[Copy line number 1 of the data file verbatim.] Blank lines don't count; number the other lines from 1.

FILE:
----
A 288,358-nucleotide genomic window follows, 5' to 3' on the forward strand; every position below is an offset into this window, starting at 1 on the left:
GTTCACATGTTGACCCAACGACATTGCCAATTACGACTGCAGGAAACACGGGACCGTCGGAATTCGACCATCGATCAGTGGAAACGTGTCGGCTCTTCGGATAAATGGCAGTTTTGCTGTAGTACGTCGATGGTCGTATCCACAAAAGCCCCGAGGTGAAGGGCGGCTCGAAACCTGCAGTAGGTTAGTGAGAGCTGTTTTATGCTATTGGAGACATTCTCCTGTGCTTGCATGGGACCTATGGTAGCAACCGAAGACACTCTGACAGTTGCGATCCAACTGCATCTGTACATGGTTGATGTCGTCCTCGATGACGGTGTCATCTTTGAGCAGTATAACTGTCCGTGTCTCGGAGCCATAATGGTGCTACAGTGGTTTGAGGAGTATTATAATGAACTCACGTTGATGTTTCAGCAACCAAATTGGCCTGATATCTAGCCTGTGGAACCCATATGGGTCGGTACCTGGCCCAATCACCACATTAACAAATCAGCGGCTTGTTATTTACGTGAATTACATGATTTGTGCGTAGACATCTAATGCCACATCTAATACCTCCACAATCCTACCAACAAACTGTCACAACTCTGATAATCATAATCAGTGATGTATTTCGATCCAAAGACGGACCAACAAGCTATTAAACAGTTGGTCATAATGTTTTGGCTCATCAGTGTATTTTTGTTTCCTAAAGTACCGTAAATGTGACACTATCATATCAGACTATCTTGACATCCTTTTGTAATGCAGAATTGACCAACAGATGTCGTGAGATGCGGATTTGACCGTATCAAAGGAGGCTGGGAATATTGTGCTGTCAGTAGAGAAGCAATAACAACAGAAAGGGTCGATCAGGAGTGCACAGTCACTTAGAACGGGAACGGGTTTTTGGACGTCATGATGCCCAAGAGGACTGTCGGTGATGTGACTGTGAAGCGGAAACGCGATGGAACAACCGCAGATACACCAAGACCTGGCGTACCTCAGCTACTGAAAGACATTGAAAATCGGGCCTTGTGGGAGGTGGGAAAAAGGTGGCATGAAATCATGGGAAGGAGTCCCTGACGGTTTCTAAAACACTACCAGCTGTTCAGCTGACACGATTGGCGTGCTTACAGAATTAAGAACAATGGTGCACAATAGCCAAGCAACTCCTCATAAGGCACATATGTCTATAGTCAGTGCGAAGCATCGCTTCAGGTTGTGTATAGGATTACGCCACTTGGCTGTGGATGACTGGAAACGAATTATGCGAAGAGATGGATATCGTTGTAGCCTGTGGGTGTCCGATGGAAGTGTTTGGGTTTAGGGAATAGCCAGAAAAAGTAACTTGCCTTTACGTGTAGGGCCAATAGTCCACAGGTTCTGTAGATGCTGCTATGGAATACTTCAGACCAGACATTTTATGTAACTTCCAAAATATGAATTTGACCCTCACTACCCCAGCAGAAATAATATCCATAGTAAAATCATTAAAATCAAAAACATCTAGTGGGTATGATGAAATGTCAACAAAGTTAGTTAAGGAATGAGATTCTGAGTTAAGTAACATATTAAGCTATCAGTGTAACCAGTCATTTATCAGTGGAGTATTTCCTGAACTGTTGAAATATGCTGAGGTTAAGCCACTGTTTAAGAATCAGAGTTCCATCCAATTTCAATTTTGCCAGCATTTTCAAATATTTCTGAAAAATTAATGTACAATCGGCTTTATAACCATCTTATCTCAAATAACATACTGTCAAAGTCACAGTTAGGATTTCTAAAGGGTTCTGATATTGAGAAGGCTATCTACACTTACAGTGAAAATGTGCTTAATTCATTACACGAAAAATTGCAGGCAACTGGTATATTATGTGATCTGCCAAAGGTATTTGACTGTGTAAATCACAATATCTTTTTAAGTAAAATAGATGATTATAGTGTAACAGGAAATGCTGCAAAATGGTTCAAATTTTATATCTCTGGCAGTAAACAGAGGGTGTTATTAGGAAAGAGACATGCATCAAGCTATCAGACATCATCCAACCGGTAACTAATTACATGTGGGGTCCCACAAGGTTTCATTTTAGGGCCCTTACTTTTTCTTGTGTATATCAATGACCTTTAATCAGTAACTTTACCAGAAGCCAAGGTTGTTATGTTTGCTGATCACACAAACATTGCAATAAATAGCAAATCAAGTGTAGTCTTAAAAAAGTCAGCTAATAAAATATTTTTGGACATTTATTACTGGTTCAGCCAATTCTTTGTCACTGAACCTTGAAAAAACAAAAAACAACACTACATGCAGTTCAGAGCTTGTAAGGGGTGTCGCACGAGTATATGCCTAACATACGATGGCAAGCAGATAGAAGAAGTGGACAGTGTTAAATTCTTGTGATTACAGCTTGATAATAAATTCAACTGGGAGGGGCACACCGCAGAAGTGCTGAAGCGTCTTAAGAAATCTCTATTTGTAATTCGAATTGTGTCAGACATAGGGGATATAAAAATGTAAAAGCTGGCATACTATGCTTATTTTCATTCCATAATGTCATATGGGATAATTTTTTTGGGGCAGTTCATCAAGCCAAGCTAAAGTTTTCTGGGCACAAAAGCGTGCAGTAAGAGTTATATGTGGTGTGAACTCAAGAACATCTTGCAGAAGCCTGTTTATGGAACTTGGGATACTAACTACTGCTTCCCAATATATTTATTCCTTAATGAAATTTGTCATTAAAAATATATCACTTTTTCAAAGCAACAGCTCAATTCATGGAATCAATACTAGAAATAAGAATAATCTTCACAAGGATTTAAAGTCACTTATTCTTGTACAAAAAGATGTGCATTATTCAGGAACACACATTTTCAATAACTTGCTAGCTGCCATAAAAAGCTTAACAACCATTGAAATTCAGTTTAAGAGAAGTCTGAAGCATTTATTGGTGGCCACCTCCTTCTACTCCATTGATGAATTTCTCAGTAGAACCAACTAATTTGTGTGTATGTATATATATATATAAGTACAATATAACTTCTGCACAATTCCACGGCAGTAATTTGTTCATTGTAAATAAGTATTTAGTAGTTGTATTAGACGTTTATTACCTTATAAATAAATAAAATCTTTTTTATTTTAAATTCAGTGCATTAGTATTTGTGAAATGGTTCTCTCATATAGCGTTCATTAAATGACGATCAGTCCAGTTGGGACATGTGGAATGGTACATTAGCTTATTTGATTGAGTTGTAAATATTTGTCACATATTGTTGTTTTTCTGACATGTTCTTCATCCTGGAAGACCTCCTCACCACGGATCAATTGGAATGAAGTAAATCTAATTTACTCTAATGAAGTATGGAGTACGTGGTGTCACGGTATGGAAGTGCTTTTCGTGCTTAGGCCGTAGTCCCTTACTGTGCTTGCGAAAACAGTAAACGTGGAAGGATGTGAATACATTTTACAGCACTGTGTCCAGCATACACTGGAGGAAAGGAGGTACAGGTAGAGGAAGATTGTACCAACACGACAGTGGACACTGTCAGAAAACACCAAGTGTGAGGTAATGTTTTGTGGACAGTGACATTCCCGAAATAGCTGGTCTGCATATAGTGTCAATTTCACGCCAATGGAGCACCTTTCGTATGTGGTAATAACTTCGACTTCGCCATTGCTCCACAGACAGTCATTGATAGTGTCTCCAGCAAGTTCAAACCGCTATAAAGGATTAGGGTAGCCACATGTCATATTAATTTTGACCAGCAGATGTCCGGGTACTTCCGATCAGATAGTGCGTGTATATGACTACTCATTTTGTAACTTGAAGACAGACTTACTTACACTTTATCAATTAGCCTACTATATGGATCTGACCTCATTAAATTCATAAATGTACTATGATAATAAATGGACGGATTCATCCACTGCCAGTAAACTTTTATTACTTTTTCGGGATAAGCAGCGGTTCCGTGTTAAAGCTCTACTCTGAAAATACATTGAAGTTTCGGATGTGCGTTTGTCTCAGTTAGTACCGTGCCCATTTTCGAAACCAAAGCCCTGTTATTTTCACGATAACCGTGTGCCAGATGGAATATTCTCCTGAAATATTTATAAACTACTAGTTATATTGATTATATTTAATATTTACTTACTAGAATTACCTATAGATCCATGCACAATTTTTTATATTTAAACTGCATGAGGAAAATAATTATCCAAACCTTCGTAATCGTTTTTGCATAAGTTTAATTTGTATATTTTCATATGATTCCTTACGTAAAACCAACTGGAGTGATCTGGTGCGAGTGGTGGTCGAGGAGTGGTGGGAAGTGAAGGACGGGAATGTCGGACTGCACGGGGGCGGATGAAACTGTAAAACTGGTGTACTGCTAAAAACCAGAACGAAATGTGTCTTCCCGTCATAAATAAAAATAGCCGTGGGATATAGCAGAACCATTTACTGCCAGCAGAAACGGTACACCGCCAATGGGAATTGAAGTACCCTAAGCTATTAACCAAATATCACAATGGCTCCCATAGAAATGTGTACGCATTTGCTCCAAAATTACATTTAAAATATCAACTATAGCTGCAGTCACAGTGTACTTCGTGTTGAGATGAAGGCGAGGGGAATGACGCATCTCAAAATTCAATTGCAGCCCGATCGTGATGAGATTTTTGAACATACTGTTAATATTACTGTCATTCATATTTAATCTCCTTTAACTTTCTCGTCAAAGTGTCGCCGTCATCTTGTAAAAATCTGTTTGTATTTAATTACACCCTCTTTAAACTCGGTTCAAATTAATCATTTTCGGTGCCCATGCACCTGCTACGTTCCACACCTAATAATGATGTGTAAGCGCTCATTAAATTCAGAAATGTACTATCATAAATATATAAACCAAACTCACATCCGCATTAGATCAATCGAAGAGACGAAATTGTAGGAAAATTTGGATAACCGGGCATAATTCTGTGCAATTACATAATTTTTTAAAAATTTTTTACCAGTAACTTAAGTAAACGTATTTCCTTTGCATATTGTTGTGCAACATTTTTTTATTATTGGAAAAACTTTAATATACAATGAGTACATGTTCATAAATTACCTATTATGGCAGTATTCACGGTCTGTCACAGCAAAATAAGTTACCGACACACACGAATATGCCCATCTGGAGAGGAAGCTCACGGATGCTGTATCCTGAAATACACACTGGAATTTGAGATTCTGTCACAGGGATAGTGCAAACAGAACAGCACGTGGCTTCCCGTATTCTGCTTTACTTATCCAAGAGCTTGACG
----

A 288,358-nucleotide genomic window follows, 5' to 3' on the forward strand; every position below is an offset into this window, starting at 1 on the left: